ESL Teaching in Rural Thailand – Nick Zeller
After a month-and-a-half long stint in the North of Thailand getting trained for ESL teaching and hopping around mountain towns, I finally ended up in a small village in Northeastern Thailand called Muang Khong. You might ask yourself where that is and try to google it. You won’t find much information online. Even an hour away from town I’ll tell people where I live an they’ll have no idea where I’m talking about. Oddly, Google already has Muang Khong on streetview if you know where to be looking (google is everywhere!). The town is about 5 hours Northeast of Bangkok in a large conglomeration of provinces in the East that everyone calls Isaan (there are like ten different ways to spell it).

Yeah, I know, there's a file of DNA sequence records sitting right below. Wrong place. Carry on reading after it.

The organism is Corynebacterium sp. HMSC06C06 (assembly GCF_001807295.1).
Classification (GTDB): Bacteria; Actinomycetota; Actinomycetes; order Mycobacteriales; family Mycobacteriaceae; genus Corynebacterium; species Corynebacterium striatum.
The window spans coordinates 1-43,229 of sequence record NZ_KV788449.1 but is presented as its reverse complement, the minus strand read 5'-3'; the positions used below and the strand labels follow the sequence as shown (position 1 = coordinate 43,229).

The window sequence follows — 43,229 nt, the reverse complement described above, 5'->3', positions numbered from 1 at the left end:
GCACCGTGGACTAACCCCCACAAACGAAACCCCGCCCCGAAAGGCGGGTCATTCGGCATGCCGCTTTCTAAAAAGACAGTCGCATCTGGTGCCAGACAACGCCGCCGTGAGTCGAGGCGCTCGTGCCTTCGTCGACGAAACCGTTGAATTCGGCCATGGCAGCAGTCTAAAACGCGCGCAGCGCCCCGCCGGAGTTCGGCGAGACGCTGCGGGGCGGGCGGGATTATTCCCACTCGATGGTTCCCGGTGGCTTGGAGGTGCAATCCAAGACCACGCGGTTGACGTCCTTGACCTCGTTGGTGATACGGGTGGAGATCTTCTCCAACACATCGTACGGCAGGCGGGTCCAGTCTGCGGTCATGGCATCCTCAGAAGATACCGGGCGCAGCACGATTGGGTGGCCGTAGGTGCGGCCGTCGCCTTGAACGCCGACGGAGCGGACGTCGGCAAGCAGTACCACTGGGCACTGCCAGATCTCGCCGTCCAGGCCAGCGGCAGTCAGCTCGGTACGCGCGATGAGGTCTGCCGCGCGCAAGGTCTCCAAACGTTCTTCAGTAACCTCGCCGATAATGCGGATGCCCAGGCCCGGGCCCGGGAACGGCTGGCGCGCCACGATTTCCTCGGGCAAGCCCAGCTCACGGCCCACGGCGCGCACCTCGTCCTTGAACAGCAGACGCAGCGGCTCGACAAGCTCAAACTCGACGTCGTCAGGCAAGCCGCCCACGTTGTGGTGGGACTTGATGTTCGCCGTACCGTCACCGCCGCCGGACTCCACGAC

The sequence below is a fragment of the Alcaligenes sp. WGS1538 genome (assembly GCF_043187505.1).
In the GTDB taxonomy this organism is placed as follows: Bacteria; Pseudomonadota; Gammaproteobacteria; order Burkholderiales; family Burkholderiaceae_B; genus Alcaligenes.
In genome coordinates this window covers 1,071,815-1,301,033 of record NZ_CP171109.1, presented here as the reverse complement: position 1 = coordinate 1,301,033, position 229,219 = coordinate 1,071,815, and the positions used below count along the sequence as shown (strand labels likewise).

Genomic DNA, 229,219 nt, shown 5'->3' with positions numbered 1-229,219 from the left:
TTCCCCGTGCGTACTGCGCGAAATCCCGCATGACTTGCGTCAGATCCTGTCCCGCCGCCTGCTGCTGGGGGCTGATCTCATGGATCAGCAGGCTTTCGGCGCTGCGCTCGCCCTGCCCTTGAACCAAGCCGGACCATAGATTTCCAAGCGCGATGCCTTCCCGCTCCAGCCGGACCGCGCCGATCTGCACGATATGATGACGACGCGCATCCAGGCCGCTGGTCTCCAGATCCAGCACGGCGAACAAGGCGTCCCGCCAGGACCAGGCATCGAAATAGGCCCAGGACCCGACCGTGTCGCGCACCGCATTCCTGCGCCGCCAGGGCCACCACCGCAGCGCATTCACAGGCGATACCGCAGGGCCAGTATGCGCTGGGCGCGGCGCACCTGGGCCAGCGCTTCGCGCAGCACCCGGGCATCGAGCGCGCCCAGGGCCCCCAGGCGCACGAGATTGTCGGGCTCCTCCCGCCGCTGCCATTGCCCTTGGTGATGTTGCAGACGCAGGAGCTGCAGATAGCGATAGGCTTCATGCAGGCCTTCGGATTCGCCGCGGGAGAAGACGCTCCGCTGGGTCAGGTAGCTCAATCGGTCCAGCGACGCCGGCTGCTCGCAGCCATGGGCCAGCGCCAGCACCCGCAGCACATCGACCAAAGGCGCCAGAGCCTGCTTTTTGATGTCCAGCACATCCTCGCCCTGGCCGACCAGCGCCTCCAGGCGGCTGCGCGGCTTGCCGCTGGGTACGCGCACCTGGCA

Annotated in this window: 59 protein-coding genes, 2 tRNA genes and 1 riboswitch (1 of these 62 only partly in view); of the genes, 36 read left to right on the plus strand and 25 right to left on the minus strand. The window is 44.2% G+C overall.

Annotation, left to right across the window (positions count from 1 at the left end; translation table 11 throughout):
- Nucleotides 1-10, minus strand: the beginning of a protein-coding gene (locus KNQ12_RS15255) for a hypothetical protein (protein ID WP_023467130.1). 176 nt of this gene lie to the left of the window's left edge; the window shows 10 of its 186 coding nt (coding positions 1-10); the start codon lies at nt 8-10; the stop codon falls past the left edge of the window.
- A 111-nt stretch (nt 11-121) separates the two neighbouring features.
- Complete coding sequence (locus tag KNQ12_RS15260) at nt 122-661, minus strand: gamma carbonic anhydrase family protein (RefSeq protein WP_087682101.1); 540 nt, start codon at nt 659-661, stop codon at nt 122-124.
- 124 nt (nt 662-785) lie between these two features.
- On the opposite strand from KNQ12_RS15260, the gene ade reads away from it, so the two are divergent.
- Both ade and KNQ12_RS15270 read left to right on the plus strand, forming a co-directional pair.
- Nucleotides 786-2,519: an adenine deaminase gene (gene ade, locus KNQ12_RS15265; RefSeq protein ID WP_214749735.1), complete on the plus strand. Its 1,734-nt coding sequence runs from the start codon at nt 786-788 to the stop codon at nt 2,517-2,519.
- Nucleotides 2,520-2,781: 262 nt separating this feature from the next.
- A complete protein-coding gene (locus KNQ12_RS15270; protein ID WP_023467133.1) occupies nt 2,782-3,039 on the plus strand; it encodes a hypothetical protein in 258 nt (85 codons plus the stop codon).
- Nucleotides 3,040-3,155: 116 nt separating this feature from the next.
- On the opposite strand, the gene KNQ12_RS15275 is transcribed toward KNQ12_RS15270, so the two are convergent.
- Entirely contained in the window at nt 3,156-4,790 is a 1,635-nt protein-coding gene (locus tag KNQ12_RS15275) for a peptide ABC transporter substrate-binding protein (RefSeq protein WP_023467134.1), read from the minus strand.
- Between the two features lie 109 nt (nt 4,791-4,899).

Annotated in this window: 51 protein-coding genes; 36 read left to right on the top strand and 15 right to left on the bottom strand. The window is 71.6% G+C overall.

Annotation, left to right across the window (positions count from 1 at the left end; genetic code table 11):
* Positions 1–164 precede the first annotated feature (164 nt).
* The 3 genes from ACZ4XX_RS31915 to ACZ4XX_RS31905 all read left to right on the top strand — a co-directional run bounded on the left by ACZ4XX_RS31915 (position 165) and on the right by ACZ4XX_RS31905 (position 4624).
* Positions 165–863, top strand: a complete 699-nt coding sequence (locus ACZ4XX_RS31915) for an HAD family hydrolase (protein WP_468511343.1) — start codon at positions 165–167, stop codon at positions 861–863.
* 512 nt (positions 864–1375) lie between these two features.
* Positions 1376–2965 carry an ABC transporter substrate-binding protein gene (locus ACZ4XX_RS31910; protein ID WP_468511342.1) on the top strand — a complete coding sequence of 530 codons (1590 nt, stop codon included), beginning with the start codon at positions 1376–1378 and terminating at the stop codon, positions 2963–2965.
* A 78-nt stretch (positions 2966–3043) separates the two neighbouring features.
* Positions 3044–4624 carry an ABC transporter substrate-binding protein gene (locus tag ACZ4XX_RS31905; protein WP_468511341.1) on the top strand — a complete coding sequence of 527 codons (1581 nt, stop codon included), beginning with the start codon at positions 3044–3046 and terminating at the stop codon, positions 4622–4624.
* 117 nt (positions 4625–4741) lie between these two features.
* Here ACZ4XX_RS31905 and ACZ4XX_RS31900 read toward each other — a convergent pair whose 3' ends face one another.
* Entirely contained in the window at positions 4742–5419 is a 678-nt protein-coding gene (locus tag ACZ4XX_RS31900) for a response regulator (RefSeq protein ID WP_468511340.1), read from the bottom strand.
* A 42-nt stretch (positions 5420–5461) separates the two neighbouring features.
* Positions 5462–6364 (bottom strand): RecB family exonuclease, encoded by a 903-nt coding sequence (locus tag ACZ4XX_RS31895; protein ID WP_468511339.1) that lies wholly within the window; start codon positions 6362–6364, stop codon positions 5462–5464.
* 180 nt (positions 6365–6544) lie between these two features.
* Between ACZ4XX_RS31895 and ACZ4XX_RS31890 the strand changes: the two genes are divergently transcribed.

Muang Khong and Isaan
Isaan has a few cities (Korat, Khon Kaen, Ubon), but it’s mostly flat farmland with rice paddies, their farmers, and small towns. This makes for some great sunsets, but doesn’t allow for many activities if one’s passions lie outside the wide world of agriculture. So this region (with a few exceptions) is not an undiscovered tourist destination waiting to happen, it’s a Kansas or an Iowa and only a few of the foreigners ever go outside Miami. Before I arrived, I was nervous that Muang Khong would be too rural, too flat, too small, and too far away from other foreigners for me to be happy. It is still rural, small, flat, and isolated, but I’ve been pleasantly surprised in what I’ve found to enjoy in all of that.